earnest, his heart glowed with christian benevolence, and he persuaded men to be reconciled to God.

"Dr. Wheelock possessed the genuine spirit of primitive christianity. He was fired with apostolic zeal for the glory of God and the salvation of men." "Possessing a lively imagination, a warm heart, and a deep concern for immortal souls, the impetuosity of his eloquence often presented common and well known truths, with all the irresistible charms of novelty. When he proclaimed the curses of the law; when he warned sinners of the approaching wrath of God, they seemed to stand as on the base of Sinai; the pulpit was cloathed in thunder; the coruscations of truth were as forked lightning, and with one voice they cried, "What shall we do to be saved?" When he addressed the humble saint his voice was that of the angels, who welcomed the spirits of the just to mansions not made with hands. The trembling penitent looked to the cross to behold the lamb of God; he was cheered with hope; he was filled with joy at his approaching glory."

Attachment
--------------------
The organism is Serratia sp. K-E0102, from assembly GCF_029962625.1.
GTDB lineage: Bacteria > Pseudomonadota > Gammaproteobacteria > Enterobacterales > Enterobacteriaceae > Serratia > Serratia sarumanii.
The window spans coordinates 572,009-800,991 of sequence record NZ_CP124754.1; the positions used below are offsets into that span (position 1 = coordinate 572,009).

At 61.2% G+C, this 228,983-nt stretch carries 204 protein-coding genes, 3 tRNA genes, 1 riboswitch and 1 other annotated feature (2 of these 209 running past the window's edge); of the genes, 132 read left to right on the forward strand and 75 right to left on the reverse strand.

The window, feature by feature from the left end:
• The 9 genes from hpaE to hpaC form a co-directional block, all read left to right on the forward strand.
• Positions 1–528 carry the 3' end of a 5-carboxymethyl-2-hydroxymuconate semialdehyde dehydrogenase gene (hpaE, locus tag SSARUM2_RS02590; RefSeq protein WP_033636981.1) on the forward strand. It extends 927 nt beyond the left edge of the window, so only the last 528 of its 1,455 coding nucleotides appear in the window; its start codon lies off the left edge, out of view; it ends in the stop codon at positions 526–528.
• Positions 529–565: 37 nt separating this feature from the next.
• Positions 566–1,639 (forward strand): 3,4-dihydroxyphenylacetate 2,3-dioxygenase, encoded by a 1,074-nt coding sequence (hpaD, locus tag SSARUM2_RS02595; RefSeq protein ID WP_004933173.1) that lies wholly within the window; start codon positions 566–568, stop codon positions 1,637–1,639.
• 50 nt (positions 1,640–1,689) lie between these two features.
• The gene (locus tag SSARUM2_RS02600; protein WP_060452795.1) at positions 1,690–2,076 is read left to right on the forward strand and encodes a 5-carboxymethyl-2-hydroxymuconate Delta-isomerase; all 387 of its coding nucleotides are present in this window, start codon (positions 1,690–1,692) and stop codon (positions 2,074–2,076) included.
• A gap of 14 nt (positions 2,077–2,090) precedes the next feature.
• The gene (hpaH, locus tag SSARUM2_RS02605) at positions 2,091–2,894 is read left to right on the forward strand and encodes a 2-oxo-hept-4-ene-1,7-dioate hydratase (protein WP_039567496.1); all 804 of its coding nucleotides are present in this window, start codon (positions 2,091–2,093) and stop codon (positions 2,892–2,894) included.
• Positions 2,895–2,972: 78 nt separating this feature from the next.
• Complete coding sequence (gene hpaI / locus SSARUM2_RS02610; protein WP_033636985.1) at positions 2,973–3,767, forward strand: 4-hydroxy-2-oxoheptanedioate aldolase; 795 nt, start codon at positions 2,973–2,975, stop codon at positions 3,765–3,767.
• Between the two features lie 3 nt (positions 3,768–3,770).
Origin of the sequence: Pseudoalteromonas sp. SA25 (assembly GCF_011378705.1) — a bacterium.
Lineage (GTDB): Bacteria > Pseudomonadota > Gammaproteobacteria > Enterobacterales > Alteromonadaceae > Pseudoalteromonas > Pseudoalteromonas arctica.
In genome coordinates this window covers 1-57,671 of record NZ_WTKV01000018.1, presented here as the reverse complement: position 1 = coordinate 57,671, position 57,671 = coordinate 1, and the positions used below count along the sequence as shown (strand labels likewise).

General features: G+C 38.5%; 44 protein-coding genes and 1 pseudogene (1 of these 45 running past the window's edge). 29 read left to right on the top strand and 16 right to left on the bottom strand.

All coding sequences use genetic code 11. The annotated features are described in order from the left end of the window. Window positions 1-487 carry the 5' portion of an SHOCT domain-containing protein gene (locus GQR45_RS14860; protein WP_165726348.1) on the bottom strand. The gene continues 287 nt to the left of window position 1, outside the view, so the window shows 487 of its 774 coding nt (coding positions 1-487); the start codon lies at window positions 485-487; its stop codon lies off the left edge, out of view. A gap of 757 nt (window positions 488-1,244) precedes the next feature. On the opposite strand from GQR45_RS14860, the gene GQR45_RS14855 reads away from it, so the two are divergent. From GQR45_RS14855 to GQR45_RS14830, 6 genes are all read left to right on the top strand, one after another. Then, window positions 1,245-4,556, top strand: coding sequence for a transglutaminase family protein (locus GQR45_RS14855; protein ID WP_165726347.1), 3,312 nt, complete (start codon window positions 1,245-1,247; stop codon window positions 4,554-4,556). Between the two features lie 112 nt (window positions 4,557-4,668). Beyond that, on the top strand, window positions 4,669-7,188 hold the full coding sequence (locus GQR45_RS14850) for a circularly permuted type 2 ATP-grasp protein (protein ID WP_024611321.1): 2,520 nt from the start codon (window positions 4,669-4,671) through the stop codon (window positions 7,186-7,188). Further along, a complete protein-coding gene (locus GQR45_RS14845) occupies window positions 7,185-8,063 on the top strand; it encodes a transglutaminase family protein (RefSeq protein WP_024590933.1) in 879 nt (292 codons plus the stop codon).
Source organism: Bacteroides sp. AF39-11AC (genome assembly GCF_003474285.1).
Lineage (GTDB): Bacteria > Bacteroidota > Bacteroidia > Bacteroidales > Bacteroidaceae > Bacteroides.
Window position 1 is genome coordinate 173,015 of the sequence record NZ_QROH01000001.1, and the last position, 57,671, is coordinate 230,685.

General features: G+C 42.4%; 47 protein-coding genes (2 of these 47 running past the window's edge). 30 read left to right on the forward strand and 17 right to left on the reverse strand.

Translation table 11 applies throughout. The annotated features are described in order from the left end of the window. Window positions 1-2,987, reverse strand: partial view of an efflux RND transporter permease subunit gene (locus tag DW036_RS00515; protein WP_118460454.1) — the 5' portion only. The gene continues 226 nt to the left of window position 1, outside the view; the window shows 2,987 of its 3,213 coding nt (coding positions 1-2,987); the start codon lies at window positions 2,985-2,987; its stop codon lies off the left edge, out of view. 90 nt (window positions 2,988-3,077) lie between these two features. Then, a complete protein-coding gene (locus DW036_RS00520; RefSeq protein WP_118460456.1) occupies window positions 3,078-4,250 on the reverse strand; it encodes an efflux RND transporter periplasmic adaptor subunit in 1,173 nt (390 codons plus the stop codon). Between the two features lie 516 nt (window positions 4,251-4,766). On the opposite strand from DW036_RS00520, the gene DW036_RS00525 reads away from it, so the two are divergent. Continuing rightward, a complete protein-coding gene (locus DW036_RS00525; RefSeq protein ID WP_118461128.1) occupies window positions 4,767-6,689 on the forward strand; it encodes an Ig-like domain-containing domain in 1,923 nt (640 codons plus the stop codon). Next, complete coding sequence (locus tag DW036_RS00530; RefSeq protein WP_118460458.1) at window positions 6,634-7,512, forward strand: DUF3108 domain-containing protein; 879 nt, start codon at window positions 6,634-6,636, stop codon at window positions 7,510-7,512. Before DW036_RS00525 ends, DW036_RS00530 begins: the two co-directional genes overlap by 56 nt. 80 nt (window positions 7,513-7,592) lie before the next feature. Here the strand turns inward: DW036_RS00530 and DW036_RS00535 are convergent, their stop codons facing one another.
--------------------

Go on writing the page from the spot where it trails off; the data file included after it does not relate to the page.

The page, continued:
Proceedings of the Eastern Association,

in 1819.

THE ministers, messengers, and delegates, composing the eastern association of Universalists, mét according to previous adjournment, at the MasonicHall, in Livermore, (Me.) on the 30th of June, 1819, and opened the meeting by solemn and devout prayer, and supplication to God, by brother Joseph Butterfield.

Then proceeded to organize the Council.

Chose Br. Joseph ButterfieLD, Moderator.

BENJAMIN FOSTER, Assistant Clerk.